David Shuster and Benjamin Weiss wanted to determine past temperatures during this impressively long Martian cold, dryspell. Experts in determining the ages of rocks using potassium-argon dating and its advanced cousin,
Ar dating,they reckoned that Martian meteorites contained a record of surface temperatures. This is possible because Ar leaks out of rocks unless they are kept cool enough. They chose to study the nakhlite group of Martian meteorites because they do nothave the same level of shock damage by meteoroid impact as do other types of Martian meteorites, thereby minimizingone form of heating besides surface temperature. They also studied data from Allan Hills (ALH) 84001 because it is by far the oldest in our collection of Martian meteorites. (For evidence that Martian meteorites actually do come from Mars, goto thecuratorial officeat the Johnson Space Center.) Nakhlites have already proven to be useful in assessing the timing of relatively recent aqueous events on Mars (see
article:Liquid Water on Mars: The Story from Meteorites). The nakhlites contain mineral grains formed by the reaction of water with original minerals and deposition of others as the solutions dried up (see images below). Tim Swindle and hiscolleagues at the University of Arizona determined from potassium-argon dating that these water-based alteration eventswere of short duration and took place intermittently during the past 600 million years or so. Shuster and Weiss hoped tolook at a broader time scale and to set limits on the temperature during the past 4 billion years.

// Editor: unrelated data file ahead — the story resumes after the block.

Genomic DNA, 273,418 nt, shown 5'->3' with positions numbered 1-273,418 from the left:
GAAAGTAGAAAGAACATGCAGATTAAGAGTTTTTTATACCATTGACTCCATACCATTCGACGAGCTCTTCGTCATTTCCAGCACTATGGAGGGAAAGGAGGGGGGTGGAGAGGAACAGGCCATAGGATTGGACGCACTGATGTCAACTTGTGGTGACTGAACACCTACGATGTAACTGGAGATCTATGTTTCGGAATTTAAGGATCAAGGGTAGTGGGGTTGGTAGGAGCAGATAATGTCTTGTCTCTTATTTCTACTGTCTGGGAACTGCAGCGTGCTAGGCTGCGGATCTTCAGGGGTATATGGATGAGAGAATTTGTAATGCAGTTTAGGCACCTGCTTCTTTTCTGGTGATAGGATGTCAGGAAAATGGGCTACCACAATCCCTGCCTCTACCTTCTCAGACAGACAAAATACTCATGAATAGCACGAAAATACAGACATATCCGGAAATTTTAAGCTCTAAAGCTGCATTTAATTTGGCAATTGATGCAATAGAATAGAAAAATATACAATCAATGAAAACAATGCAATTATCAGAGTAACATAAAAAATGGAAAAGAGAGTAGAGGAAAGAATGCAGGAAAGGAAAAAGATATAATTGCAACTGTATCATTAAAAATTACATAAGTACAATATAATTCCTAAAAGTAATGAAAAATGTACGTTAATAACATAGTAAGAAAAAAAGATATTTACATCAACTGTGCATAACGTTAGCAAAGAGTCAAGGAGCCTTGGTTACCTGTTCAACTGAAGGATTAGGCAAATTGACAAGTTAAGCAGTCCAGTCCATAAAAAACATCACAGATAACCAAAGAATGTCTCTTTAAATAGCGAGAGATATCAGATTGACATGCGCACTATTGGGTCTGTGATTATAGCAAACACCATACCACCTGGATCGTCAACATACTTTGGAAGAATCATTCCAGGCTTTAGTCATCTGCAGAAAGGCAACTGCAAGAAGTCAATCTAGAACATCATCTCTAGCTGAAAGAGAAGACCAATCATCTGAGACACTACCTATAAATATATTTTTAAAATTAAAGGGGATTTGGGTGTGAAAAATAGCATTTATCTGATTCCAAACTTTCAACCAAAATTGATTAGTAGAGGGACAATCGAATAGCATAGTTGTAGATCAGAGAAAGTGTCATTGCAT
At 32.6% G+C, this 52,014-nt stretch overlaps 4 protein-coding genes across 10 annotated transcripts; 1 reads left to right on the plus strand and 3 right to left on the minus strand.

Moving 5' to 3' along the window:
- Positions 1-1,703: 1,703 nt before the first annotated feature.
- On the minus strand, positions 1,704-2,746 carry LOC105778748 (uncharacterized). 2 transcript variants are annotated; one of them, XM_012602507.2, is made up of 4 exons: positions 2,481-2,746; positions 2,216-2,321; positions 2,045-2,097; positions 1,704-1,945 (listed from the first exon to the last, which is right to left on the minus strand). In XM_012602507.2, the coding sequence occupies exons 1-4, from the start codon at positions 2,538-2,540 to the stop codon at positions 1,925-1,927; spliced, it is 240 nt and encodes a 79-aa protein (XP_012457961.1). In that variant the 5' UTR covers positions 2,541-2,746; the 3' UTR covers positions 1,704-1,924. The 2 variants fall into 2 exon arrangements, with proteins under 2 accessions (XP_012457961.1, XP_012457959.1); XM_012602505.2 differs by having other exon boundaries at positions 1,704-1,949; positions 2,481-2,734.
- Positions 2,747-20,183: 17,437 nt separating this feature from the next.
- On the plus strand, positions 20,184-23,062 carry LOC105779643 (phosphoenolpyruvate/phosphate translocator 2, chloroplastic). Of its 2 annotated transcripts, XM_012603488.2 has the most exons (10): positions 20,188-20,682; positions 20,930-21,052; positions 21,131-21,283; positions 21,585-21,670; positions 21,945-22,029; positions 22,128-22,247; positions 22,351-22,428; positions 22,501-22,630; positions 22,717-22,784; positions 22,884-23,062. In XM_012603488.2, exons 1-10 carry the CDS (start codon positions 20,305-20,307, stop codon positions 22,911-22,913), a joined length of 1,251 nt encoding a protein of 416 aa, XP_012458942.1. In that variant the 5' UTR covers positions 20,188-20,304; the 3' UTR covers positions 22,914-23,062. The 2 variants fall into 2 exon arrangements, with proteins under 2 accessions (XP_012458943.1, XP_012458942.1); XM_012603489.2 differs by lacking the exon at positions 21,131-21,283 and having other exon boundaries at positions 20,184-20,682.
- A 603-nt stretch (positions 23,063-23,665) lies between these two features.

The nakhlite group of Martian meteorites show that small amounts of water have flowed on Mars sincethe nakhlites formed in lava flows 1.3 billion years ago. On the left is a transmitted light photograph of red staining in an olivine crystal in the MIL 03346 nakhlite. The staining is composed of a complexmixture of weathering products. On the right is another transmitted light photograph of the samemeteorite showing sulfate crystals deposited from evaporating salty water.
Using Ages to Deduce Temperatures
he startling thing about nakhlites is that all age dating techniques give the same age for their origin as igneous rocks, 1.3 billion years. You'd think that the concordance of ages by potassium-argon, rubidium-strontium, uranium-lead, andsamarium-neodymium would not be surprising. If these techniques really work to date a rock and the rock formed at agiven time, shouldn't they all yield the same result? They would, if nothing happened to a rock after it was formed, but itcan be heated, metamorphosed, shocked (by impact), and altered by water. Because each age-dating technique is affected by these events differently, they tend to yield different apparent ages. The fact that the nakhlites give the same age for allsystems indicates that they have had a relatively simple history. Even uranium-thorium-helium dating, which is easy toalter because helium leaks out of minerals like sand through a sieve (even at low temperatures), gives about the same age(0.8 to 1.2 billion years).